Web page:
Instead of green eggs and ham (that’s another recipe to come for avocado scrambled eggs), how about green peas and ham? This risotto uses a mix of blended and whole peas to create the vibrant color and luxurious taste. I hope you try this for lunch or dinner sometime, it’s a treat!

#3. California Pad Thai

Noodles are always a favorite around here. This is our California-inspired version of pad thai, a traditional stirfry favorite from the streets of Thailand.

#4. Five-Layer Dip from Jan and Nick

This amazing dip recipe comes from my in-laws in Canada. It’s a crowd-pleaser, super easy to make, and nutritious too! We like to have it at home for lunch or a snack, but it’s also a great potluck idea for the holidays.

#5. Coconut Cranberry Spinach

This is a fantastic spinach dish originally from Tanzania (called mchicha wa nazi). It has spinach, onions, and cranberries simmered in coconut milk, and I threw a bit of roasted chicken in too. We served it over rice, but it would also make a nourishing meal on its own. It’s too good not to try it!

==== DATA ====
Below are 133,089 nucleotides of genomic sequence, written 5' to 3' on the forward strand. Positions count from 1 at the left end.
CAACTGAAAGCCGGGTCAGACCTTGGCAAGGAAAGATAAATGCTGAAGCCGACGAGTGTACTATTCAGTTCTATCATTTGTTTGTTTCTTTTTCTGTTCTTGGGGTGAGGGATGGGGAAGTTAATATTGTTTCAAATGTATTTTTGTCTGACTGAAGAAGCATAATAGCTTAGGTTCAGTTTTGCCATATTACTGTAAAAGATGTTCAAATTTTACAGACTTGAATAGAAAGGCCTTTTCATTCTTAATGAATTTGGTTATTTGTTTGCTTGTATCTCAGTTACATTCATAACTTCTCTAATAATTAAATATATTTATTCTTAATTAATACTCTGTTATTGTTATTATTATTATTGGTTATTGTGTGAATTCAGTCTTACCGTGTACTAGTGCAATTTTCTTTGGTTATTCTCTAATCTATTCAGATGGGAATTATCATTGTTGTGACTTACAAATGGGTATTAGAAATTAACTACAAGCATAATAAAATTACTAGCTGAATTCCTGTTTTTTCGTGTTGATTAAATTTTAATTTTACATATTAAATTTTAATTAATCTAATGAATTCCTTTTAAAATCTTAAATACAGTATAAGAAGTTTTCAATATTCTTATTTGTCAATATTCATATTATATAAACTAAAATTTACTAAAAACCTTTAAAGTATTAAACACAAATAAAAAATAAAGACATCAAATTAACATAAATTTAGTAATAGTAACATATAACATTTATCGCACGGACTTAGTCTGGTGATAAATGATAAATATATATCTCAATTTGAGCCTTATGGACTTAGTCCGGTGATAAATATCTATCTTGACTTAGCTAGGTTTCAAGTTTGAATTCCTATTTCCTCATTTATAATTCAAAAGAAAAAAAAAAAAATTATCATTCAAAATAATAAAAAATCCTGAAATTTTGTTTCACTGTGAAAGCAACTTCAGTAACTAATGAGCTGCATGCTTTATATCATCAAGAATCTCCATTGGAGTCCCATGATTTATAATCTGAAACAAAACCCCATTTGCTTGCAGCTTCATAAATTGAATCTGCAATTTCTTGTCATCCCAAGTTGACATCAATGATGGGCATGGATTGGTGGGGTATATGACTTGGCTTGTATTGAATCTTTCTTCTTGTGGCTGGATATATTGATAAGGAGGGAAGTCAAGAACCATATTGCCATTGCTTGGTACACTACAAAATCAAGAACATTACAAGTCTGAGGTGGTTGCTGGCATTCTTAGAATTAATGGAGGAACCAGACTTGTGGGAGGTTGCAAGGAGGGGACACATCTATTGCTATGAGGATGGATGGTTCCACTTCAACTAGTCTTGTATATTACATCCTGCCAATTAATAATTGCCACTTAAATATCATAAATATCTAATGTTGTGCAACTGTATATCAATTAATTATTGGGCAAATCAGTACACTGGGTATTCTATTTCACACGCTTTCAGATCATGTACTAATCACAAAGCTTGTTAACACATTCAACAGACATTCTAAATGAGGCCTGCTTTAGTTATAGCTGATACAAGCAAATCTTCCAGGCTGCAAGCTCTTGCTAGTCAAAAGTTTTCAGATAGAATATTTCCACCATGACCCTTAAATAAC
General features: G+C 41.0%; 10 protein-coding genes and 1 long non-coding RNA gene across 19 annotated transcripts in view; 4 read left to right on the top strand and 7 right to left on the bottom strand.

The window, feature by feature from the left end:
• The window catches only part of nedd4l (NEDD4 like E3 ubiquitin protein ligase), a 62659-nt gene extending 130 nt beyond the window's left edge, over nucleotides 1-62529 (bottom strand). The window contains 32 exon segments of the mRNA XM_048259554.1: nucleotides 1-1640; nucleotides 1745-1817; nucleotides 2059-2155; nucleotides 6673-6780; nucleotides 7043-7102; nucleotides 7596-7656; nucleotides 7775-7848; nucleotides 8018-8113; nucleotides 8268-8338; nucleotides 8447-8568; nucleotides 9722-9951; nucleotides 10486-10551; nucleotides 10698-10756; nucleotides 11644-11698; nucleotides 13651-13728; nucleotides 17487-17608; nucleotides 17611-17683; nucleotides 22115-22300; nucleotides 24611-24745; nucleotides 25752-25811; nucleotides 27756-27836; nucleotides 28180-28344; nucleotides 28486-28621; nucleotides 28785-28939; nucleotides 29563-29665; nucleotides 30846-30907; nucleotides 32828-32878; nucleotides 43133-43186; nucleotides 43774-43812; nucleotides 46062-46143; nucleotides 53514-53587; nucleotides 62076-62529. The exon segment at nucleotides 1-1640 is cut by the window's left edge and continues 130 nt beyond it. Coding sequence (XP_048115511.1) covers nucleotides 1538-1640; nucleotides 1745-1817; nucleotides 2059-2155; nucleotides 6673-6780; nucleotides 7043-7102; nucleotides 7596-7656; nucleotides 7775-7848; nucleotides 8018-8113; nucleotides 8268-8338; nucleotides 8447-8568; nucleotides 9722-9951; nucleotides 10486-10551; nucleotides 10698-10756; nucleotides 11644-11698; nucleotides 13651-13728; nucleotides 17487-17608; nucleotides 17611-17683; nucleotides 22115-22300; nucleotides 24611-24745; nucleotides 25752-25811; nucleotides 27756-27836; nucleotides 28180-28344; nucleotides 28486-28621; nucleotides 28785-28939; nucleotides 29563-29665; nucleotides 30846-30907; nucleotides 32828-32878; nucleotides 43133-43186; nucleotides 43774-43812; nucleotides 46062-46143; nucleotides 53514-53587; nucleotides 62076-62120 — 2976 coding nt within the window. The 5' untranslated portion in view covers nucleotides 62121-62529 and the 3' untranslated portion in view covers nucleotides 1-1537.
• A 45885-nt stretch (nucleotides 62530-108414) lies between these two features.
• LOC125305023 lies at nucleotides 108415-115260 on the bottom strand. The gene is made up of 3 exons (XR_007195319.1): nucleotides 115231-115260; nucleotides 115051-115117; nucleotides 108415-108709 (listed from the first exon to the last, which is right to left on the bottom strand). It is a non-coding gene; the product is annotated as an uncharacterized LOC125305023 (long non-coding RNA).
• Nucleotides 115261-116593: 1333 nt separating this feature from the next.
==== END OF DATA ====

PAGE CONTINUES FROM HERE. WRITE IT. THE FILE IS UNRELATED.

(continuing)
#6. Mashed Cauliflower Potatoes with Mushrooms

Here is a healthy version of mashed potatoes with gravy, a classic comfort food. We mash cauliflower in with the potatoes for a lovely moistness, then smother it in a vegan mushroom gravy that satisfies even the folks who are used to meat and dairy-based gravies. 

#7. Healing Lentil Soup